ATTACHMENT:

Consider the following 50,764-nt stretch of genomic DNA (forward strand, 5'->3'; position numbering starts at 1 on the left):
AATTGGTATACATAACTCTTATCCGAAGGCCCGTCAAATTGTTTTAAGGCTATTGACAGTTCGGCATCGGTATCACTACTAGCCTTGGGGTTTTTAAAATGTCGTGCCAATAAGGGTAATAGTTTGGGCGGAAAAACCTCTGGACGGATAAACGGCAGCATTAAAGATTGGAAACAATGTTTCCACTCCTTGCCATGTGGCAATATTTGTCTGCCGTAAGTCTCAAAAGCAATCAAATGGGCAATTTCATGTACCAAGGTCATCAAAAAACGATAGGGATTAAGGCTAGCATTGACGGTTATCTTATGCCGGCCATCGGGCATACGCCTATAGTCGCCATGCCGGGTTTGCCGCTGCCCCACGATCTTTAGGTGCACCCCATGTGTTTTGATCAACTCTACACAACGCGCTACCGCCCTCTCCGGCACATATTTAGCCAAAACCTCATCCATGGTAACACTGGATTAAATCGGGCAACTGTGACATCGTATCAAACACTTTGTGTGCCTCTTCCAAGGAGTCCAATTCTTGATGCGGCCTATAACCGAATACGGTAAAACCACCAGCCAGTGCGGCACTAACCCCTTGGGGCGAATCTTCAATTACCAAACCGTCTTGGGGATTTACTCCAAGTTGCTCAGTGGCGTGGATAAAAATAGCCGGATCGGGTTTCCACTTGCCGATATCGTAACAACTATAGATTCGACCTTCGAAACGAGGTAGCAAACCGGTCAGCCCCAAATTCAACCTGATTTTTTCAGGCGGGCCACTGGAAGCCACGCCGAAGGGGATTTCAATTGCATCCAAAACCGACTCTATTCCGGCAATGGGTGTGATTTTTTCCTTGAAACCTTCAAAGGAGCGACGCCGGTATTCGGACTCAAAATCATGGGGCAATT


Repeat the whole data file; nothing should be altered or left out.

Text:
Consider the following 50,764-nt stretch of genomic DNA (forward strand, 5'->3'; position numbering starts at 1 on the left):
AATTGGTATACATAACTCTTATCCGAAGGCCCGTCAAATTGTTTTAAGGCTATTGACAGTTCGGCATCGGTATCACTACTAGCCTTGGGGTTTTTAAAATGTCGTGCCAATAAGGGTAATAGTTTGGGCGGAAAAACCTCTGGACGGATAAACGGCAGCATTAAAGATTGGAAACAATGTTTCCACTCCTTGCCATGTGGCAATATTTGTCTGCCGTAAGTCTCAAAAGCAATCAAATGGGCAATTTCATGTACCAAGGTCATCAAAAAACGATAGGGATTAAGGCTAGCATTGACGGTTATCTTATGCCGGCCATCGGGCATACGCCTATAGTCGCCATGCCGGGTTTGCCGCTGCCCCACGATCTTTAGGTGCACCCCATGTGTTTTGATCAACTCTACACAACGCGCTACCGCCCTCTCCGGCACATATTTAGCCAAAACCTCATCCATGGTAACACTGGATTAAATCGGGCAACTGTGACATCGTATCAAACACTTTGTGTGCCTCTTCCAAGGAGTCCAATTCTTGATGCGGCCTATAACCGAATACGGTAAAACCACCAGCCAGTGCGGCACTAACCCCTTGGGGCGAATCTTCAATTACCAAACCGTCTTGGGGATTTACTCCAAGTTGCTCAGTGGCGTGGATAAAAATAGCCGGATCGGGTTTCCACTTGCCGATATCGTAACAACTATAGATTCGACCTTCGAAACGAGGTAGCAAACCGGTCAGCCCCAAATTCAACCTGATTTTTTCAGGCGGGCCACTGGAAGCCACGCCGAAGGGGATTTCAATTGCATCCAAAACCGACTCTATTCCGGCAATGGGTGTGATTTTTTCCTTGAAACCTTCAAAGGAGCGACGCCGGTATTCGGACTCAAAATCATGGGGCAATT